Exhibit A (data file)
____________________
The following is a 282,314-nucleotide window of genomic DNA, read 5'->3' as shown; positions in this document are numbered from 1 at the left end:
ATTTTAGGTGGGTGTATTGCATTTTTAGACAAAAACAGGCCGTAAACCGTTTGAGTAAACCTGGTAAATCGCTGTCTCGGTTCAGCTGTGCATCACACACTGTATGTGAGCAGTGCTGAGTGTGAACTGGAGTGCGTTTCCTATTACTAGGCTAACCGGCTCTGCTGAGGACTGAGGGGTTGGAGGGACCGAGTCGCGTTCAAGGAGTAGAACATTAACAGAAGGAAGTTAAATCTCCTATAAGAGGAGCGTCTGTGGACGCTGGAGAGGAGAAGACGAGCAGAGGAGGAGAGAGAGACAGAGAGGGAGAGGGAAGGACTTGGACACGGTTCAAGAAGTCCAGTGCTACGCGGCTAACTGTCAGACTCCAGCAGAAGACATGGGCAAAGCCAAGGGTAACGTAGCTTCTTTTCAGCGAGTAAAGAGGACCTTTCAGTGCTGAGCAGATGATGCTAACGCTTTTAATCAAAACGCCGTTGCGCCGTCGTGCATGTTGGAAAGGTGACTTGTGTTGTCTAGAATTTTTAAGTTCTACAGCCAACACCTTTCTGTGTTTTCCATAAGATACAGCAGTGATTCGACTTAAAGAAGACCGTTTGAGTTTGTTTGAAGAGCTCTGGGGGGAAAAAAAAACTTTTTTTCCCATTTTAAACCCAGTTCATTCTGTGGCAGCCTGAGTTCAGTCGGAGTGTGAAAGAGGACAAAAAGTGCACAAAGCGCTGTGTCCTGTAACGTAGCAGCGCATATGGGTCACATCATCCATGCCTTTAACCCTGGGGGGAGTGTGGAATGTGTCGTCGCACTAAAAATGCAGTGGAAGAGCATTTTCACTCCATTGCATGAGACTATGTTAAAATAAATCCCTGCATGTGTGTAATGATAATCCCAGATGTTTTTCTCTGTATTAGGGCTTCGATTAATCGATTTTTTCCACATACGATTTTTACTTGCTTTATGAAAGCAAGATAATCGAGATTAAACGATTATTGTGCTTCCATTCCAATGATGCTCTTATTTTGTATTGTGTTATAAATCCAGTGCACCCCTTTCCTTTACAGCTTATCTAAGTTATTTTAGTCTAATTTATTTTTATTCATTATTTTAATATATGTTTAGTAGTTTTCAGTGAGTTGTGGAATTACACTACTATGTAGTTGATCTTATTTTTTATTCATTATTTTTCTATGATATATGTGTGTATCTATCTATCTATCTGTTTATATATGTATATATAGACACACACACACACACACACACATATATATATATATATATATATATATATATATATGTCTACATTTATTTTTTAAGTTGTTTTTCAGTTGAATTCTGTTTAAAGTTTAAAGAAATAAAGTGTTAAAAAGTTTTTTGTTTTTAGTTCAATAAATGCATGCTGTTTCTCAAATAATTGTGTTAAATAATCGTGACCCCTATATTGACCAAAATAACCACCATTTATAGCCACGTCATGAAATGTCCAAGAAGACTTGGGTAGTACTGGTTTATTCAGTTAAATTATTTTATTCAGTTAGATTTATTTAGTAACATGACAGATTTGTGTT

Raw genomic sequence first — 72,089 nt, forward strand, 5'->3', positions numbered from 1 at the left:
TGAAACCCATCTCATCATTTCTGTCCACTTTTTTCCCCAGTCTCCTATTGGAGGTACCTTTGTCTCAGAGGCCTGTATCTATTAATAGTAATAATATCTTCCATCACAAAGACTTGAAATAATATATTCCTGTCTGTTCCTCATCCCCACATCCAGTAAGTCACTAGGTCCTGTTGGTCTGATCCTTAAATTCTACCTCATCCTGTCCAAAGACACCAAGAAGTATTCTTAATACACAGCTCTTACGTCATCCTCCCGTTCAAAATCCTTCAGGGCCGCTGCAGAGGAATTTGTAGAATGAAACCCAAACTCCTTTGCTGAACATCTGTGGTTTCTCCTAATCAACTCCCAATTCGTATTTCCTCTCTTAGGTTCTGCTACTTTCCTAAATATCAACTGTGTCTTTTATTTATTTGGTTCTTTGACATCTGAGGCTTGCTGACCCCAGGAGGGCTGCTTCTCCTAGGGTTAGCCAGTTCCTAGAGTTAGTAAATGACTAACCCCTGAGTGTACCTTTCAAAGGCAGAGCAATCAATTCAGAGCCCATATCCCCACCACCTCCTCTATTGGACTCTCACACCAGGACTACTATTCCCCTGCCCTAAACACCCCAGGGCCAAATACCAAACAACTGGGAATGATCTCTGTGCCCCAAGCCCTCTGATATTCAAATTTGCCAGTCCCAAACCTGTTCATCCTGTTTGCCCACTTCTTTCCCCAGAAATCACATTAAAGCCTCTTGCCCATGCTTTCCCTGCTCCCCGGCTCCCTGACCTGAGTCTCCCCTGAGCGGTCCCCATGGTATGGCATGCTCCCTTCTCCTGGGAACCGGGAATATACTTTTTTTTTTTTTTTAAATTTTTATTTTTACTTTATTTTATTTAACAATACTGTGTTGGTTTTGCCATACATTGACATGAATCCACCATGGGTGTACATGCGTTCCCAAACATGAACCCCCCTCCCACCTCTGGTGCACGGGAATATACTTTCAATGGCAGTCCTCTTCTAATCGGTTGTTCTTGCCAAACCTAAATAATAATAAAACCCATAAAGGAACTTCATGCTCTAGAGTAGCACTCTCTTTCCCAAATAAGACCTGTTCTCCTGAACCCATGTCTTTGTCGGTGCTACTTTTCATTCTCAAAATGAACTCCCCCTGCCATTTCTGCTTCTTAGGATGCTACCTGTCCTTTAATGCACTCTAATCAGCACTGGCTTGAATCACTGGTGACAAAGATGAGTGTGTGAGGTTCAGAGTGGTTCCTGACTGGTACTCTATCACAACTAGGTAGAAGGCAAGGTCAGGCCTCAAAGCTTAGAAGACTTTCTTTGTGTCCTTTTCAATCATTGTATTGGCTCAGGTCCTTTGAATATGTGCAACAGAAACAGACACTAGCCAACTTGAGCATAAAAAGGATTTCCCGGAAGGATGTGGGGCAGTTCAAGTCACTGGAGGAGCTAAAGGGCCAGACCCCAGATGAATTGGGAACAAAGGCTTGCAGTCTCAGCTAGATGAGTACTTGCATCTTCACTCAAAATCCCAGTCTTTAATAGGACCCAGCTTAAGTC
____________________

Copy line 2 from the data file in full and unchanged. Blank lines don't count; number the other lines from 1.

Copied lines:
ATTTTAGGTGGGTGTATTGCATTTTTAGACAAAAACAGGCCGTAAACCGTTTGAGTAAACCTGGTAAATCGCTGTCTCGGTTCAGCTGTGCATCACACACTGTATGTGAGCAGTGCTGAGTGTGAACTGGAGTGCGTTTCCTATTACTAGGCTAACCGGCTCTGCTGAGGACTGAGGGGTTGGAGGGACCGAGTCGCGTTCAAGGAGTAGAACATTAACAGAAGGAAGTTAAATCTCCTATAAGAGGAGCGTCTGTGGACGCTGGAGAGGAGAAGACGAGCAGAGGAGGAGAGAGAGACAGAGAGGGAGAGGGAAGGACTTGGACACGGTTCAAGAAGTCCAGTGCTACGCGGCTAACTGTCAGACTCCAGCAGAAGACATGGGCAAAGCCAAGGGTAACGTAGCTTCTTTTCAGCGAGTAAAGAGGACCTTTCAGTGCTGAGCAGATGATGCTAACGCTTTTAATCAAAACGCCGTTGCGCCGTCGTGCATGTTGGAAAGGTGACTTGTGTTGTCTAGAATTTTTAAGTTCTACAGCCAACACCTTTCTGTGTTTTCCATAAGATACAGCAGTGATTCGACTTAAAGAAGACCGTTTGAGTTTGTTTGAAGAGCTCTGGGGGGAAAAAAAAACTTTTTTTCCCATTTTAAACCCAGTTCATTCTGTGGCAGCCTGAGTTCAGTCGGAGTGTGAAAGAGGACAAAAAGTGCACAAAGCGCTGTGTCCTGTAACGTAGCAGCGCATATGGGTCACATCATCCATGCCTTTAACCCTGGGGGGAGTGTGGAATGTGTCGTCGCACTAAAAATGCAGTGGAAGAGCATTTTCACTCCATTGCATGAGACTATGTTAAAATAAATCCCTGCATGTGTGTAATGATAATCCCAGATGTTTTTCTCTGTATTAGGGCTTCGATTAATCGATTTTTTCCACATACGATTTTTACTTGCTTTATGAAAGCAAGATAATCGAGATTAAACGATTATTGTGCTTCCATTCCAATGATGCTCTTATTTTGTATTGTGTTATAAATCCAGTGCACCCCTTTCCTTTACAGCTTATCTAAGTTATTTTAGTCTAATTTATTTTTATTCATTATTTTAATATATGTTTAGTAGTTTTCAGTGAGTTGTGGAATTACACTACTATGTAGTTGATCTTATTTTTTATTCATTATTTTTCTATGATATATGTGTGTATCTATCTATCTATCTGTTTATATATGTATATATAGACACACACACACACACACACACATATATATATATATATATATATATATATATATATGTCTACATTTATTTTTTAAGTTGTTTTTCAGTTGAATTCTGTTTAAAGTTTAAAGAAATAAAGTGTTAAAAAGTTTTTTGTTTTTAGTTCAATAAATGCATGCTGTTTCTCAAATAATTGTGTTAAATAATCGTGACCCCTATATTGACCAAAATAACCACCATTTATAGCCACGTCATGAAATGTCCAAGAAGACTTGGGTAGTACTGGTTTATTCAGTTAAATTATTTTATTCAGTTAGATTTATTTAGTAACATGACAGATTTGTGTT